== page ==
Detroit History Timeline
from 1760 to 1796
The British capture Montreal. The Articles of Capitulation stipulate that all remaining French posts are to be handed over to the British.
Major Robert Rogers takes command of Fort Ponchartrain (now called Fort Detroit) for the British.
Major Rogers leaves Detroit for Fort Pitt. Captain Donald Campbell becomes commandant.
|1761||(January) Hamback and Van der Velder arrive in Detroit with supplies and plans to establish a trade business.|
|1762||(July) Major Henry Gladwin becomes commandant of Fort Detroit. (Woodford says September 3, 1761)|
|1763||October - A peace treaty is signe between the British and the French. France no longer supports Pontiac and his forces against the British.|
A peace treaty is signed ending the war between France and England. New France is handed over to the British.
Pontiacs siege on Detroit begins.
Lieutenant Abraham Cuyler of the Queen's Rangers and his troops are attacked by a faction of Pontiac's army on their way to take supplies to Fort Detroit.
Pontiac and his men kill captives from Cuyler's group and send their bodies down the Detroit River on logs.
Major Rogers and Captain Dalzell (or Dalyell) bring supplies to Detroit to help sustain the settlement during Pontiac's attack.
Captain Dalzell and Major Rogers lead 250 soldiers and rangers on an attack against Pontiac's camp. The result is a bloody battle of which only 90 of the British sruvive. The incident becomes known as the Battle of Bloody Run.
Pontiac sends a message to Major Gladwin asking for peace. Gladwin forwards the request to General Amherst and shortly after Pontiac returns to his home on the Maumee River.
|1764||Colonel John Bradstreet becomes the fourth official British commandant of Fort Detroit.|
Bradstreet leaves Detroit. Major Robert Bayard becomes the unofficial commandant.
|1765||Detroit gets its first standard currency: New York Currency.|
|1766||(Fall) Campbell leaves Detroit. Captain George Turnbull replaces him as commandant of Fort Detroit.|
|1766||a) Lieutenant-Colonel John Campbell becomes commandant of Fort Detroit.|
|1766||b) Captain George Turnbull becomes commandant of Fort Detroit.|
Pontiac signs a peace treaty with the British.
Citizen's of Detroit write a letter to John Campbell, protesting his plans for tax increases.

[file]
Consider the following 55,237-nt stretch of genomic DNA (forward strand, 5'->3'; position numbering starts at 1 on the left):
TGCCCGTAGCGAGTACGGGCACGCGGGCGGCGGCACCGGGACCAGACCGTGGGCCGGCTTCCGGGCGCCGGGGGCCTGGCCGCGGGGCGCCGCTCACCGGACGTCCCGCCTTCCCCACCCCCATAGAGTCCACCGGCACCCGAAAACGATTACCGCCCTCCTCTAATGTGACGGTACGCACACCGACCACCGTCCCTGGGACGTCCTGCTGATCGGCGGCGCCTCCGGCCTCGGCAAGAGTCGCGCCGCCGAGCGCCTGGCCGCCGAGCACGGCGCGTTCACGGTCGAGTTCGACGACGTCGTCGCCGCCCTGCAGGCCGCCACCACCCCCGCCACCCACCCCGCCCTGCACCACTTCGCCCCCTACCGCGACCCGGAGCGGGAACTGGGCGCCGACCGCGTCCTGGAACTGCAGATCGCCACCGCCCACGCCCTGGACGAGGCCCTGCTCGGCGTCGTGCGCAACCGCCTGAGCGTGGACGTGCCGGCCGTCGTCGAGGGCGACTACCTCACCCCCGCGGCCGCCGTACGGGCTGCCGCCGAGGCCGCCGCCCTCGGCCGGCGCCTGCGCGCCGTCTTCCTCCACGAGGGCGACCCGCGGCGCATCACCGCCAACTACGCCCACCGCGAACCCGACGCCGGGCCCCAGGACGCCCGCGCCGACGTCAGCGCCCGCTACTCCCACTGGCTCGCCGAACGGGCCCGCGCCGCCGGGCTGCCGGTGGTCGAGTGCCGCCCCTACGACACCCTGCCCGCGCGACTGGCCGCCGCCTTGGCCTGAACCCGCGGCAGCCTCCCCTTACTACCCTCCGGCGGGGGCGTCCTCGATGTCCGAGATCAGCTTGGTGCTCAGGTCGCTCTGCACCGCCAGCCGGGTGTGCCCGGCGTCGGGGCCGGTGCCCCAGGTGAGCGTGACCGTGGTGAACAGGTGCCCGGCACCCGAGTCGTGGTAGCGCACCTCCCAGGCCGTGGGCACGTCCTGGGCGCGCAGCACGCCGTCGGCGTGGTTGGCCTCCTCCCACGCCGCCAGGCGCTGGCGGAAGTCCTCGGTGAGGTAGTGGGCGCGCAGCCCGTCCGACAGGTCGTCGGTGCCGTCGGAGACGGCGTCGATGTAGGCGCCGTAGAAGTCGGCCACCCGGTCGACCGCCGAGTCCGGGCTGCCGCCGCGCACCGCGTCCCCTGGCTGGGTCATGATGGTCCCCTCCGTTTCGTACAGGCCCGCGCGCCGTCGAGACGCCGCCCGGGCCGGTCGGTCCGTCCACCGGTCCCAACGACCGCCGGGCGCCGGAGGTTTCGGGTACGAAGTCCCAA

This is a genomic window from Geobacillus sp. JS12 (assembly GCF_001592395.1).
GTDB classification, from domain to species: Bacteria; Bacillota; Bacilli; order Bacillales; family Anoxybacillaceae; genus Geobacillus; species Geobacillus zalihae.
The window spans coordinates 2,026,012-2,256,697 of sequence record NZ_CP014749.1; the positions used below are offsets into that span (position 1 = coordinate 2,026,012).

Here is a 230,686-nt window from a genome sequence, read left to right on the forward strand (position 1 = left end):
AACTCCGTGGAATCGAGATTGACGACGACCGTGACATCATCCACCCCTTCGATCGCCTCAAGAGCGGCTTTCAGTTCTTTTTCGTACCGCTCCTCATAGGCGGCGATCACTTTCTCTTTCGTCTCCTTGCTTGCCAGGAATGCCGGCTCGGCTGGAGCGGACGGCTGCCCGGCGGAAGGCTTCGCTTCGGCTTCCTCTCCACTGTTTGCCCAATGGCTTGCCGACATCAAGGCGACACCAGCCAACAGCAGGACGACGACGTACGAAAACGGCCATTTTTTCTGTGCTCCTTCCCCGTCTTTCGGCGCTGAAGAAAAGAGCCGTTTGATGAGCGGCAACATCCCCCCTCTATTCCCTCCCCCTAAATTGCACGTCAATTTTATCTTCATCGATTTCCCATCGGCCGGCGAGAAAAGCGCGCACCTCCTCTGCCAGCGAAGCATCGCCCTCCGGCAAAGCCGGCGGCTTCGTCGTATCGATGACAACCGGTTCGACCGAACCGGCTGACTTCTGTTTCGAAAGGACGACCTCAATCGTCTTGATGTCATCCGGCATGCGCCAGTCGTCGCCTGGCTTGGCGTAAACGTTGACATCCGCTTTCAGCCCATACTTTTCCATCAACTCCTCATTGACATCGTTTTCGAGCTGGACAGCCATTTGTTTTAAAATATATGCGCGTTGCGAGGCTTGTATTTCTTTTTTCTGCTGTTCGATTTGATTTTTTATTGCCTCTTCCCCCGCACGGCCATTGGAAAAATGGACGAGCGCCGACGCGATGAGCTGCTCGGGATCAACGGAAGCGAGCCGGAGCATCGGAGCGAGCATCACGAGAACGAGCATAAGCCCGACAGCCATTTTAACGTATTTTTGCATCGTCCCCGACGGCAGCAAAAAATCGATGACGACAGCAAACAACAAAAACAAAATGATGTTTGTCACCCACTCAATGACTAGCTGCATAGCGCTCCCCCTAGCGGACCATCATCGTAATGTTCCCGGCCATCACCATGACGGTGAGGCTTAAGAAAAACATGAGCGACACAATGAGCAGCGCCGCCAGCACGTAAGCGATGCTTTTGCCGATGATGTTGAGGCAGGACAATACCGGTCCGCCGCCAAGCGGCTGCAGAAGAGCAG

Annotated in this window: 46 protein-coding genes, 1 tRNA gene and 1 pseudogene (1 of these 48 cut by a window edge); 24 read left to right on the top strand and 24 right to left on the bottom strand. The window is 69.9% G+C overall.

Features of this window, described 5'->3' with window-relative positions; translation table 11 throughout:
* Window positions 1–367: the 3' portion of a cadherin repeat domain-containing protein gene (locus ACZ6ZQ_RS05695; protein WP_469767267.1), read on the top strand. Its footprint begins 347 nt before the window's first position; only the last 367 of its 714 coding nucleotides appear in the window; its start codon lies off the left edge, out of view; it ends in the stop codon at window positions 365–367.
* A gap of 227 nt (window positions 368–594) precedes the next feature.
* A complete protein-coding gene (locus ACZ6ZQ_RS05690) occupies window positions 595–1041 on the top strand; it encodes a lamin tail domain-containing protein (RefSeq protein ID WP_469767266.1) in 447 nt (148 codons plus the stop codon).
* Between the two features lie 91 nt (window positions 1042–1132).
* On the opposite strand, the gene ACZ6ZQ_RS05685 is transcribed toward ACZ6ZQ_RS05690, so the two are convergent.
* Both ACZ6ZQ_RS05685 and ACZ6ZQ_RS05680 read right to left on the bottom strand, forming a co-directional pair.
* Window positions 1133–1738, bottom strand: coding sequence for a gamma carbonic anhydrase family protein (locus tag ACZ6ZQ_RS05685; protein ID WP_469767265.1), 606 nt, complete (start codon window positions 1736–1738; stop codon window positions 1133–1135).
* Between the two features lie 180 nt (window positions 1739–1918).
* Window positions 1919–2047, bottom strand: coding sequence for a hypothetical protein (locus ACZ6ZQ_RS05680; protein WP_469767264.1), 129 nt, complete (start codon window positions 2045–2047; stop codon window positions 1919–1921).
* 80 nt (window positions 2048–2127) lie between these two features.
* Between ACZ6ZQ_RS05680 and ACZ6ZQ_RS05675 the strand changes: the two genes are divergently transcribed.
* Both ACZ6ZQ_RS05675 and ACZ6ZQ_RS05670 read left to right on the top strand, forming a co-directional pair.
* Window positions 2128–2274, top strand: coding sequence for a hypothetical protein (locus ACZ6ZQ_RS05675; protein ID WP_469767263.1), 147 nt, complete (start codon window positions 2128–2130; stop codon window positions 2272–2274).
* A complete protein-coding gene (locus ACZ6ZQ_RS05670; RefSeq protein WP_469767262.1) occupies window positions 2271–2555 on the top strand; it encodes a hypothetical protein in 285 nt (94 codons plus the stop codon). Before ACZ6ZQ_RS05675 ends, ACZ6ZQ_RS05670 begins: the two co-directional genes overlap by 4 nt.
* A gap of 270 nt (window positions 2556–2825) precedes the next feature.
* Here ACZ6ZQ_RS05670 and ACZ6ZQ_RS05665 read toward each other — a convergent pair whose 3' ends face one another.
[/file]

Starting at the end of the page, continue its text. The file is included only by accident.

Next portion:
Turnbull appoints Philippe Dejean the equivalent of notary, chief justice, and sheriff.
King George III gives Lieutenant George McDougall permission to, with the permission of the Native Americans there, occupy Hog Island (Belle Isle).
A report is completed detailing the results of an investigation into the conduct of Philippe Dejean
Misconduct investigation is determined inconclusive and Dejean returns to his job as notary of Detroit.
|1769||Captain Turnbull retires from his post as commandant of Detroit. Thomas Bruce likely replaces him, but holds the post only from June to September of 1770.|
A citizen committee writes to Captain Turnbull requesting that their rights to Belle Isle be recognized. They are refused.
The citizen committee writes to General Gage and Governor Carleton requesting that their rights to Belle Isle be recognized. They are refused.
Ojibwa and Ottawa tribes sell Hog Island (Belle Isle) to George McDougall for a total of 8 barrels of rum, 3 rolls of tobacco, 6 pounds of vermillion, and a wampum belt.
A meeting is held in Detroit in which the citizen committee has a chance to voice their opinions regarding the sale of Belle Isle and their loss of rights to the island. The meeting has no effect on the decision to cancel rights to the island.
|1770||(September) Captain James Stephenson becomes commandant of Fort Detroit. He holds the post until January 8, 1772.|
|1771||(Spring) George McDougall takes full possession of Belle Isle.|
|1772||(Autumn) Major Henry Bassett replaces Captain Etherington as commandant of Fort Detroit.|
Captain George Etherington replaces James Stephenson as commandant of Fort Detroit.
|1774||Major Bassett retires from the post of commandant at Fort Detroit; Captain Richard Beringer Lernoult takes his place.|
Major Bassett hires James Sterling to survey and report on the land in and around Detroit.
The Quebec Act is passed by British Parliament, placing all settlements in the west under English law for criminal matters and old French provincial law for civil matters.
|1775||(April) Detroit is annexed to Quebec.|
|1775||(April) The Revolutionary War begins with the Battle of Lexington.|
|1775||(June) Governo-general (Canada) Guy Carleton declares martial law in the area around the upper Great Lakes.|
|1778||(October?) Thomas Williams succeeds Philip Dejan as justice of the peace at Fort Detroit. He was officially commissioned by authorities in Quebec in 1779.|
Paul Joseph le Moine dies in Tours.
Captain Lernoult is promote to major.
Major Lernoult is ordered to Niagara. Colonel Arent Schuyler de Peyster becomes commandant.
|1784||(Spring) Colonel de Peyster leaves Detroit. Major William Ancrum replaces him as military commandant.|
Jehu Hay arrived in Detroit as the post's last lieutenant-governor.
Captain Thomas Bennett writes Colonel de Peyster seeking his helping in securing an appointment as commandant of Fort Detroit.
Jehu Hay dies in Detroit.
|1786||Captain Thomas Bennett becomes commandant of Fort Detroit.|
|1787||Captain Robert Matthews becomes commandant of Fort Detroit.|
|1788||(Date not firm) Major Patrick Murray became commandant of Fort Detroit.|
|1790||Major John Smith becomes commandant of Fort Detroit.|
|1792||(a) William Claus briefly serves as commandant at Fort Detroit.|
|1792||(summer) Captan Richard England becomes commandant of Fort Detroit. He is the last commandant under British rule.|
American forces take over command of Detroit.